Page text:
How to Make a Writer's Work Notebook


Vision 78


How to Make a Writer's Work Notebook


Christine Kwasniewski


Copyright © 2015, Christine Kwasniewski, All Rights Reserved

Every writer should have somewhere to store ideas so they don't get lost.  A writer's notebook is a place to do that.  I originally found this idea in a book called Notebook Know how. I also found several videos on YouTube with instructions on how to make a writer's notebook but they were directed towards school- aged children. I created this version of a writer's note book to keep me organized as an writer organized so I can meet my writing goals, for me that, is one of the a more difficult challenges.

Any notebook will do; the more pages the better. I typically find that a composition notebook works best for this because it's small and has a sewn spine so the pages can't be torn out. But regardless of the notebook you choose, make sure it fits your style. There are some pretty neat notebooks out there.

I myself have a pretty extensive collection which I have collected over the years. No writer has the same taste. Some prefer hardbound books while others prefer spirals.  

Some notebooks are lined while others have squares, dots for lines, or even a blank page.

The first step is to number all the pages. Typically I like to skip a few pages in the front and back so I can use them for a title page, table of contents and notes if needed.

Once the pages are numbered, you have to decide what sort of things you're going to put into your notebooks. Some suggestions are ideas, plots, settings, free writing, tips and tricks, quotes, and of course writing. Depending how big the notebook is that you choose you'll have space for so many sections.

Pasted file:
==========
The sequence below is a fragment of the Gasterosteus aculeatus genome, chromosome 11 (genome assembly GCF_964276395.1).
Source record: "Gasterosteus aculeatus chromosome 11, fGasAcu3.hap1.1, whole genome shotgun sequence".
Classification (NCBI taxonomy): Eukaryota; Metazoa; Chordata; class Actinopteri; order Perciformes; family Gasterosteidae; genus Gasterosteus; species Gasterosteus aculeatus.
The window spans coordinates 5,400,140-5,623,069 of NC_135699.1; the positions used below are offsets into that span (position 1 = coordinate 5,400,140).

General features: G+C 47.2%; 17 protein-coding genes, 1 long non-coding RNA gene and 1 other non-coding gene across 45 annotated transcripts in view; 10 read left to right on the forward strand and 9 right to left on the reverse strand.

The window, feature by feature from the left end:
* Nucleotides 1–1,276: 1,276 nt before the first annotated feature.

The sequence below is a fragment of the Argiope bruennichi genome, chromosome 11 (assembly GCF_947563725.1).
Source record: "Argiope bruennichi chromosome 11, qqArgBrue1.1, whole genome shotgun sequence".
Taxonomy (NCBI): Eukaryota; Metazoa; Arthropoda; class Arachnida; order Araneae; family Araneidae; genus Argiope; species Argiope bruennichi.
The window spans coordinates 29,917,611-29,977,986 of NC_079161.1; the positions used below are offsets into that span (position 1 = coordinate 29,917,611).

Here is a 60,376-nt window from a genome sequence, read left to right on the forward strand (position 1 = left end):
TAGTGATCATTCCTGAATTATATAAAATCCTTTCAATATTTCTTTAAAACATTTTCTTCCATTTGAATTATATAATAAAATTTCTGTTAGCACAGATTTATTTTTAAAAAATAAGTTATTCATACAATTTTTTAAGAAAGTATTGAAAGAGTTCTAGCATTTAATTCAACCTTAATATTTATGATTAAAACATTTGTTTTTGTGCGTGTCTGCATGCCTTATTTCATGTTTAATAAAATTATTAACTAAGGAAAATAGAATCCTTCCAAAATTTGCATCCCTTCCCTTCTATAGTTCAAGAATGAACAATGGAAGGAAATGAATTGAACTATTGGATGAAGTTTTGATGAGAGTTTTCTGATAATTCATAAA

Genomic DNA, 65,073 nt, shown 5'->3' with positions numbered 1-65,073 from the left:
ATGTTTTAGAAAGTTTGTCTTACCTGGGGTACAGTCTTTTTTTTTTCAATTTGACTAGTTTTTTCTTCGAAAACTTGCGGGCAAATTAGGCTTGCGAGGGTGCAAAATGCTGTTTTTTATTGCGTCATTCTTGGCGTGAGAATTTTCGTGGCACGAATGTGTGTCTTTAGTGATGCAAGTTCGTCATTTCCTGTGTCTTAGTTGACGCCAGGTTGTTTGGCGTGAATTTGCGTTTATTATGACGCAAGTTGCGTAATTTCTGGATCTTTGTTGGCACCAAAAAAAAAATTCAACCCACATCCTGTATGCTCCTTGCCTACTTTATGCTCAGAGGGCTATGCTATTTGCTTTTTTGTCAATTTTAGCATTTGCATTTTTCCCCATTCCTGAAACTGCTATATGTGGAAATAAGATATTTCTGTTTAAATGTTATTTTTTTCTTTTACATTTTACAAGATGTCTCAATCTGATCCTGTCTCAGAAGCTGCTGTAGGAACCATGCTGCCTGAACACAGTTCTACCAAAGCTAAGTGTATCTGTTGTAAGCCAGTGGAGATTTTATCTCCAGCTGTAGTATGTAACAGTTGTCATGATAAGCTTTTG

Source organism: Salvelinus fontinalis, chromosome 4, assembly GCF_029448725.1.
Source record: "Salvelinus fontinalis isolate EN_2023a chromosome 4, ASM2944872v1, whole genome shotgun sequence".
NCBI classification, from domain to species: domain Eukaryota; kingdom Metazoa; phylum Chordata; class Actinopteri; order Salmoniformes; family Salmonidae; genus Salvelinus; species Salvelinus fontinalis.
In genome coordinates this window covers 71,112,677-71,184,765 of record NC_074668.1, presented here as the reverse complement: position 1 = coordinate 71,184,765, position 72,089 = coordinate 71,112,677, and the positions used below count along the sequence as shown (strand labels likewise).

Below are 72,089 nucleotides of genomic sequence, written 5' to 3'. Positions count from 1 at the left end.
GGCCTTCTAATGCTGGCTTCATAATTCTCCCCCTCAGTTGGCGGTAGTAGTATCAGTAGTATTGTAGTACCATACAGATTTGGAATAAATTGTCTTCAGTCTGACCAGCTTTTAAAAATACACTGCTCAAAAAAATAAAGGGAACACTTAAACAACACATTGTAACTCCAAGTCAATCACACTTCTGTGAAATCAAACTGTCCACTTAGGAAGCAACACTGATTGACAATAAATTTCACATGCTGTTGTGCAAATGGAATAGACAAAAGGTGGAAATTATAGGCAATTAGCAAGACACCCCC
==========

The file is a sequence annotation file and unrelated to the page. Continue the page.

Use one of the blank pages in the front of the notebook for the table of contents to record which section belongs on what page. This way you'll be able to find it quickly. Also there are tabs that come in quite handy which can stick on the side or top of the page in the notebook for quick reference, making a one subject notebook into five or six subjects depending on how many pages are in the notebook and how many pages are in each section.

Another version of this notebook is what I call the project notebook. This simply means everything inside will have to do with that particular project.  Using the same technique as above you can make a notebook for a single project so all your notes are in one place for easy access. I also found that if I glued or taped a copy of my cover page to the front cover of my notebook it made keeping track of all my notes all that more simple.

All of these projects can also be made with a three ring binder; however it may be very bulky. Using lined paper, dividers and printed copies of character sketches you can have an easy way to sort your materials for your novel or other writer's writing projects. All in all this is a space for you, and only you. You do not have to show anyone what's inside your notebook unless you want to.

Have fun with it!